by Dennis Dalman
Joyce Brenny, the founder and chief executive officer of Brenny Transportation in St. Joseph, has been chosen to serve as the grand marshal in the Fourth of July parade in downtown St. Joseph.
The parade will start at 10 a.m.
Brenny was stunned upon hearing of the honor.
“Grand marshal?” she said to herself. “In my hometown? Oh my gosh! Me? Really?”
During an interview with the St. Joseph Newsleader, she recalled how, as a girl, she would attend the St. Joseph parade every July and wave from the sidewalks to the people in the parade, including to its grand marshals. Now it’s Brenny’s turn to wave back.
“It’s humbling to be among that group of so many good people – those grand marshals,” she said.
It just so happens that she will be riding in the parade in the very first truck she and her husband, Todd, purchased for Brenny Transportation – a 1993 Peterbilt. They decided to refurbish the old truck, and it was completed coincidentally almost exactly at the time Joyce heard she’d been named grand marshal.
Todd will drive the Peterbilt in the parade with Joyce next to him. There will be a few more Brenny Transportation vehicles behind the Peterbilt on the parade route. Also riding with will be the Brennys’ daughter Holly, her husband Scott Simon and their two boys – Sutton, 5; and Briggs, 1. Holly, a registered nurse, is the wellness director for Brenny Transportation, and Scott is the company’s shop-maintenance manager.
Throughout the years, Brenny and her company have won scores of prestigious awards — locally, statewide and nationally — for dedication to the trucking industry, for strengthening all aspects of it, for safety programs and for supporting and promoting women in that profession.
The organization known as Women in Trucking named Brenny Transportation the “Top Place for Women to Work.” The business has been honored as a Certified Women Business Enterprise.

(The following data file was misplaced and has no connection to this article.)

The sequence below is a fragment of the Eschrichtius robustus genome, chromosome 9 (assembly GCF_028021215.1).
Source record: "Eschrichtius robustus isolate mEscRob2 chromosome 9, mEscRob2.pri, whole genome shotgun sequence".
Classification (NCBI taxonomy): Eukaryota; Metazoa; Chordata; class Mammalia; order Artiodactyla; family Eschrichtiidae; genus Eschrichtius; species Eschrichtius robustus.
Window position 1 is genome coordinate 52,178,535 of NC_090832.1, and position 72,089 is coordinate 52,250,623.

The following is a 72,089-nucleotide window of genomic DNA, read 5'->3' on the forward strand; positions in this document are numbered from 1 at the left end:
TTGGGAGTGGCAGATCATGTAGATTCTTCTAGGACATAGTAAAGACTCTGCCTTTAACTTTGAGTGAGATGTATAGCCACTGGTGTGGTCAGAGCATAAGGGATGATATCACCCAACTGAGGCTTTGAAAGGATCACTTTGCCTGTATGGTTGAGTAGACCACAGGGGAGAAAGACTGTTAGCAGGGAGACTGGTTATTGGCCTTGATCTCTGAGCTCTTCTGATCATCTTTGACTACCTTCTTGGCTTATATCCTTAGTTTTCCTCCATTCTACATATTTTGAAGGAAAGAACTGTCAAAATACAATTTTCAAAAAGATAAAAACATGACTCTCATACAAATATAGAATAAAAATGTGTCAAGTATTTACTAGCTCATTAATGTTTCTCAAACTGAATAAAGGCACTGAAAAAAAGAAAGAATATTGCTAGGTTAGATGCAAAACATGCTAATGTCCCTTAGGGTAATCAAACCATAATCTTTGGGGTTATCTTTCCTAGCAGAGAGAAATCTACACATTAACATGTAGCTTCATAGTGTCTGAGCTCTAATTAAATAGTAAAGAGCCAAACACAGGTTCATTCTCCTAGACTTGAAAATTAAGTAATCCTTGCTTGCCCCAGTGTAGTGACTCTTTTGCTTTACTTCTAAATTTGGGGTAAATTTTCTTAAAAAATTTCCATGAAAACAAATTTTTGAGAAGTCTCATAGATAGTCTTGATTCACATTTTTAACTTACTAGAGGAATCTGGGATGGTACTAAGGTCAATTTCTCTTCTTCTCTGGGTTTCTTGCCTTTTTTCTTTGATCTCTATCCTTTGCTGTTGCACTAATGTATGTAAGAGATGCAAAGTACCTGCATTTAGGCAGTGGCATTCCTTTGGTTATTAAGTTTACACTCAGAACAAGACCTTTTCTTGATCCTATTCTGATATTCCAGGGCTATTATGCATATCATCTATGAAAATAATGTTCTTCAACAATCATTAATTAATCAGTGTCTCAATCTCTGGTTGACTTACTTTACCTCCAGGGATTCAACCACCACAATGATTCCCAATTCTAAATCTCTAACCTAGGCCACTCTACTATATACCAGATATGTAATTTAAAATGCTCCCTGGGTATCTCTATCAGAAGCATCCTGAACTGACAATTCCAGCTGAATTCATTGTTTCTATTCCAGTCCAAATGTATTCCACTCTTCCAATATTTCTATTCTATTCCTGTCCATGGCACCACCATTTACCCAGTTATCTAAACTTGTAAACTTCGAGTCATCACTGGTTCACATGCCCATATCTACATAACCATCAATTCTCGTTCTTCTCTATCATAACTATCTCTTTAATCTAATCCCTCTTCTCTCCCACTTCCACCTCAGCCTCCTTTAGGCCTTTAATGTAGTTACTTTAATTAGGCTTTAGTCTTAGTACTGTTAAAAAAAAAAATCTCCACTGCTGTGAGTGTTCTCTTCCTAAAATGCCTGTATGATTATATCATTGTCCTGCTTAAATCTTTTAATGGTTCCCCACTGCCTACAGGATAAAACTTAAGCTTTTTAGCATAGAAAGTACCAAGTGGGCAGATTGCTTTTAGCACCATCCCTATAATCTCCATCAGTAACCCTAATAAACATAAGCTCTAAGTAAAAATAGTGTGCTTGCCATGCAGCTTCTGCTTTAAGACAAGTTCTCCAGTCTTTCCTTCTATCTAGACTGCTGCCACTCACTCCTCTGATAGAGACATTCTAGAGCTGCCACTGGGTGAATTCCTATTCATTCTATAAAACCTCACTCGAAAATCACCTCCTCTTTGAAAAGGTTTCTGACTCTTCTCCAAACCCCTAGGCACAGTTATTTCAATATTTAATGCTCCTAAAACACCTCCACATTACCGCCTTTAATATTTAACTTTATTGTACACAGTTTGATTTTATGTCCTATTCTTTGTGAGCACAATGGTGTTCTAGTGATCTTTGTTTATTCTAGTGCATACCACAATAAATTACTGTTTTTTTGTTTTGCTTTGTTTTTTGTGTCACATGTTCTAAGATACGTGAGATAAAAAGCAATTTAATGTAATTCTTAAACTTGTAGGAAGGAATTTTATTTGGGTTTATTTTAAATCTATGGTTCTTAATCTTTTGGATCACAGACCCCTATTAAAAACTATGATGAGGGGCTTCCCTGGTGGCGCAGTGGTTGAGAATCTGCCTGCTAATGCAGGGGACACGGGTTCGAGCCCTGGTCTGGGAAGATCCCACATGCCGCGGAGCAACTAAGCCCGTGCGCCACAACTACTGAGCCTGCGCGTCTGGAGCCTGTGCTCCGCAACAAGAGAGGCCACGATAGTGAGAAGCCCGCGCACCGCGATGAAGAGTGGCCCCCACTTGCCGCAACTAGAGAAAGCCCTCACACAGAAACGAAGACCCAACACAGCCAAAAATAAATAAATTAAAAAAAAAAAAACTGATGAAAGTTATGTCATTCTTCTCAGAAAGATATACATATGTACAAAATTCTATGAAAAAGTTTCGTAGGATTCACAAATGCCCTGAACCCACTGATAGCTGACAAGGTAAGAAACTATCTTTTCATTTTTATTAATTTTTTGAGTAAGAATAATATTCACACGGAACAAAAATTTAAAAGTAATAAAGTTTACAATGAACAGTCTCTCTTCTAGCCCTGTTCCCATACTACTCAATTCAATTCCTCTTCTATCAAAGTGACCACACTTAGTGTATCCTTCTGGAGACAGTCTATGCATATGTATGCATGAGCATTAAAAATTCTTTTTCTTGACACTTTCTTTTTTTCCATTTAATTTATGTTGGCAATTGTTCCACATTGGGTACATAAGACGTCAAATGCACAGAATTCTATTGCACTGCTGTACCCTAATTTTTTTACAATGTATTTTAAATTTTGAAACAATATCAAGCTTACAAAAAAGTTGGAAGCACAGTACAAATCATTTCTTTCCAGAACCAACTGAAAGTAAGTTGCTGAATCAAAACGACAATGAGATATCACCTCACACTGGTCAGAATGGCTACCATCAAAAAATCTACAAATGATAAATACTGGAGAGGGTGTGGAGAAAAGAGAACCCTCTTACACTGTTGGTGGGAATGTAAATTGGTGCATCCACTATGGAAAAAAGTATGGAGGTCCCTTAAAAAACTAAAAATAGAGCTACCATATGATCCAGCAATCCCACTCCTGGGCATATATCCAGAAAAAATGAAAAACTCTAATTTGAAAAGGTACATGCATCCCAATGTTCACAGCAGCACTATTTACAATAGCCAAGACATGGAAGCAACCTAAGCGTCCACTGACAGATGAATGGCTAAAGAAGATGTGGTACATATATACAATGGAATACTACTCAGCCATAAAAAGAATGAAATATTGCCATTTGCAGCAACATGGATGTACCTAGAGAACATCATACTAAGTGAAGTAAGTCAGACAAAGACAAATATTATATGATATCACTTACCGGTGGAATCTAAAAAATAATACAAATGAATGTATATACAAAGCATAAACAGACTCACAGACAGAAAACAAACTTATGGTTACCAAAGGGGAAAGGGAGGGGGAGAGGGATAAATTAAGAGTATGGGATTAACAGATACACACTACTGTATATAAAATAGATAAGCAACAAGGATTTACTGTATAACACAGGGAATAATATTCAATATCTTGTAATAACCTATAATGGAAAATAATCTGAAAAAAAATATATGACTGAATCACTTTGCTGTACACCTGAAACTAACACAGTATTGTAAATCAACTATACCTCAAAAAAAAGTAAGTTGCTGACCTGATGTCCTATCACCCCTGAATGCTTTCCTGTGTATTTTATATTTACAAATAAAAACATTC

In 1981, Brenny began her trucking career as a semi-truck driver, hauling railroad ties. In 1986, she transitioned into sales and management for a large carrier. In 1996, she founded her own logistics and trucking company (Brenny Transportation) in St. Joseph. The business is located at 8505 Ridgewood Rd.
Brenny is recognized far and wide as an innovative leader in trucking. She was the first woman trucker to chair the Minnesota Trucking Association. She is president of the St. Christopher’s Trucker Relief & Development Fund. That nonprofit organization helps drivers and their families when an illness or injury causes them to be out of work.
In 2012, Brenny was named the most influential woman in trucking by the Women in Trucking organization.
She is a member of the Minnesota Trucking Association Board of Directors as well as on the American Trucker Relief & Development Fund and serves on that organizations Safety Policy Committee.
“It is my purpose to improve the trucking industry for those who have dedicated their life to serve in the noble profession of trucking and transportation,” Brenny said.
Through the years, a staggering number of awards keep stacking up for Brenny, her employees and their company. They include multiple awards for every conceivable aspect of trucking, including many awards for individual Brenny drivers.
“The one I’m most proud of is the Minnesota Ethics Award in 2017,” Brenny said.
Brenny Transportation has 125 employs, including 75 drivers who truck goods all over the United States and Canada. The company has a 90-percent driver-retention rate, which is rare for a trucking company.
“We have driver advisory board to help us make decisions that are good for truck drivers — to support them,” she said. “The drivers are the front-line force. We work as a backline force for them.”
Joyce (Sauer) Brenny was born and raised in St. Joseph on a farm, the daughter of Ralph and Carole Sauer. The farm was founded by grandparents Claude and Loretta Dullinger. It was grandfather Claude who loaned Joyce $10,000 to start her trucking business back in 1996.
Brenny said it will be a thrill to be in the St. Joseph Fourth of July parade – not just as a parade member but as its grand marshal, waving to all the well-wishers lining the streets.